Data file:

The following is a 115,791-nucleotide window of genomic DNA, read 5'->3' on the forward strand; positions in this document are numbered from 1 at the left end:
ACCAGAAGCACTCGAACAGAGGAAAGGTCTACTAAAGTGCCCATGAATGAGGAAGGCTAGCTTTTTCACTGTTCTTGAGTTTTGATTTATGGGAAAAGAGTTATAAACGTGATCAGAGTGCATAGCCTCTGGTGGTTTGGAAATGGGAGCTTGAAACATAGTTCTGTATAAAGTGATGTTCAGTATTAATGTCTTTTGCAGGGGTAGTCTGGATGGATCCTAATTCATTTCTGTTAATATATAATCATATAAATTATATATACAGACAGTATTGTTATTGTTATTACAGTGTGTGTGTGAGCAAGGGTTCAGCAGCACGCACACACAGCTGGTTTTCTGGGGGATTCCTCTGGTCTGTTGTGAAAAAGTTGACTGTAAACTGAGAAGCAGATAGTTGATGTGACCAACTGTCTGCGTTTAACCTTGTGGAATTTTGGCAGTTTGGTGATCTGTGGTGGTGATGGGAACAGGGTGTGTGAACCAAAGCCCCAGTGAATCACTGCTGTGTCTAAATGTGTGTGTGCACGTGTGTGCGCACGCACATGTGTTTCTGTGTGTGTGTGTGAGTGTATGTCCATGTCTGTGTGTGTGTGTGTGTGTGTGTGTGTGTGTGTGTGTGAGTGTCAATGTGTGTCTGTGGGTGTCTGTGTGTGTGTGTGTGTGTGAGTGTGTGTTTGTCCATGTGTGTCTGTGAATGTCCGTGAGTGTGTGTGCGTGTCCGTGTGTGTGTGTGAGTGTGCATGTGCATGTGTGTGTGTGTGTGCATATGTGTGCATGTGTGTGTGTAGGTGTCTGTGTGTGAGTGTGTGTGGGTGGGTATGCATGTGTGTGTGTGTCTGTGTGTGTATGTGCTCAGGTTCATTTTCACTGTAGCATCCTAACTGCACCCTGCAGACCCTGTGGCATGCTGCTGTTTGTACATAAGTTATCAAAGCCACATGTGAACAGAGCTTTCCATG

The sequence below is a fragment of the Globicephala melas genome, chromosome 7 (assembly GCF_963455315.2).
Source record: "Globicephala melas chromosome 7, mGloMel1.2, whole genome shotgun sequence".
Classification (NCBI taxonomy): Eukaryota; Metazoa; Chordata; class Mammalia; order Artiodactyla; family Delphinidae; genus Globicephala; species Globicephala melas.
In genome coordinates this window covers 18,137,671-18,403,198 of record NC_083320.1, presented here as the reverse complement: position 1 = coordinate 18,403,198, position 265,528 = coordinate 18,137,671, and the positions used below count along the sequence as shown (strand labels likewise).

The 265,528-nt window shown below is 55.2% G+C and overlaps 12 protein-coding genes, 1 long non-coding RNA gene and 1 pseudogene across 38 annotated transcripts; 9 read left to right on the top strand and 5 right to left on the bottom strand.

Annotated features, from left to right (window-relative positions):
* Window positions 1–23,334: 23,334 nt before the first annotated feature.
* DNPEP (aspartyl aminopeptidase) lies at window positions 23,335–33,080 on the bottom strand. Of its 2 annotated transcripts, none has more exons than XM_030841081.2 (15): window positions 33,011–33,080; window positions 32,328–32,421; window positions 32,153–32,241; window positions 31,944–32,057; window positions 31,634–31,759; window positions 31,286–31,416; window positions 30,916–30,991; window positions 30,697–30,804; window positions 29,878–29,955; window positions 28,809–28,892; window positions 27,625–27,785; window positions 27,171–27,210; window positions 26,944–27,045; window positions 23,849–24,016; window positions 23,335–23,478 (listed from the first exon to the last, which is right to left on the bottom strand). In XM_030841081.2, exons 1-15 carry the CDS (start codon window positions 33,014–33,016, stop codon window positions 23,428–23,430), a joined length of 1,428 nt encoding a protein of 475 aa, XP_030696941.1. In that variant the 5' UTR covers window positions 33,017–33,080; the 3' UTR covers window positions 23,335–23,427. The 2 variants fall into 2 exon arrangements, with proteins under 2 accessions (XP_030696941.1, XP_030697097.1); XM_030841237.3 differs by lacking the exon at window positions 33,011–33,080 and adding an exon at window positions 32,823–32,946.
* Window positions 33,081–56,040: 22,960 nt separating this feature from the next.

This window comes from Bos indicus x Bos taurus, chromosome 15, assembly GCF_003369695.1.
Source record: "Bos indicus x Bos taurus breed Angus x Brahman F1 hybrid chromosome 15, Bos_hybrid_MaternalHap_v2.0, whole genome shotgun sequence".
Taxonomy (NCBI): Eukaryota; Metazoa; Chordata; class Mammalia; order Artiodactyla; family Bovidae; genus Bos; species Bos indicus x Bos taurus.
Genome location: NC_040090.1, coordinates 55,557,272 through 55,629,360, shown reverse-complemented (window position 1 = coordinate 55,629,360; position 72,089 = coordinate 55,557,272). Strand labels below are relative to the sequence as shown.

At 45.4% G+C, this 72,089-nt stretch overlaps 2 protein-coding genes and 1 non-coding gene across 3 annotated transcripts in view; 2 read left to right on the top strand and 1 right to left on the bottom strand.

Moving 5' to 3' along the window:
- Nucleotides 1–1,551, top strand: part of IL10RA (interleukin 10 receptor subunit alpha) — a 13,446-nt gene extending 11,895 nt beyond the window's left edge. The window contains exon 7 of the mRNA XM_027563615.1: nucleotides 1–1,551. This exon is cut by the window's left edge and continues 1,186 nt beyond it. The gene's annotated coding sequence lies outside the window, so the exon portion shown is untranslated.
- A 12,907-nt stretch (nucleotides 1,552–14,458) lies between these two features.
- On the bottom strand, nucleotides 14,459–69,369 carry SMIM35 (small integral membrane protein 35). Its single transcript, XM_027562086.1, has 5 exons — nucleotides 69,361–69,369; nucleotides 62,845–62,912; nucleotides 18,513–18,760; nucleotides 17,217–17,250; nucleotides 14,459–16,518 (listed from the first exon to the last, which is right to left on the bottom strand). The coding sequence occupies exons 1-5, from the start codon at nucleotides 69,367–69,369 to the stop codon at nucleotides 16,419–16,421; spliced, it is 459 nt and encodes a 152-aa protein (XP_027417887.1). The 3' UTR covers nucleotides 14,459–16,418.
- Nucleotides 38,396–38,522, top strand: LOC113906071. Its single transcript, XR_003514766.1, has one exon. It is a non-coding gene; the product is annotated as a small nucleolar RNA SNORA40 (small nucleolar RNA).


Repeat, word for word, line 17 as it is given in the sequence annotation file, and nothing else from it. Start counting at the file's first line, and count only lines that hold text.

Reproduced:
Moving 5' to 3' along the window: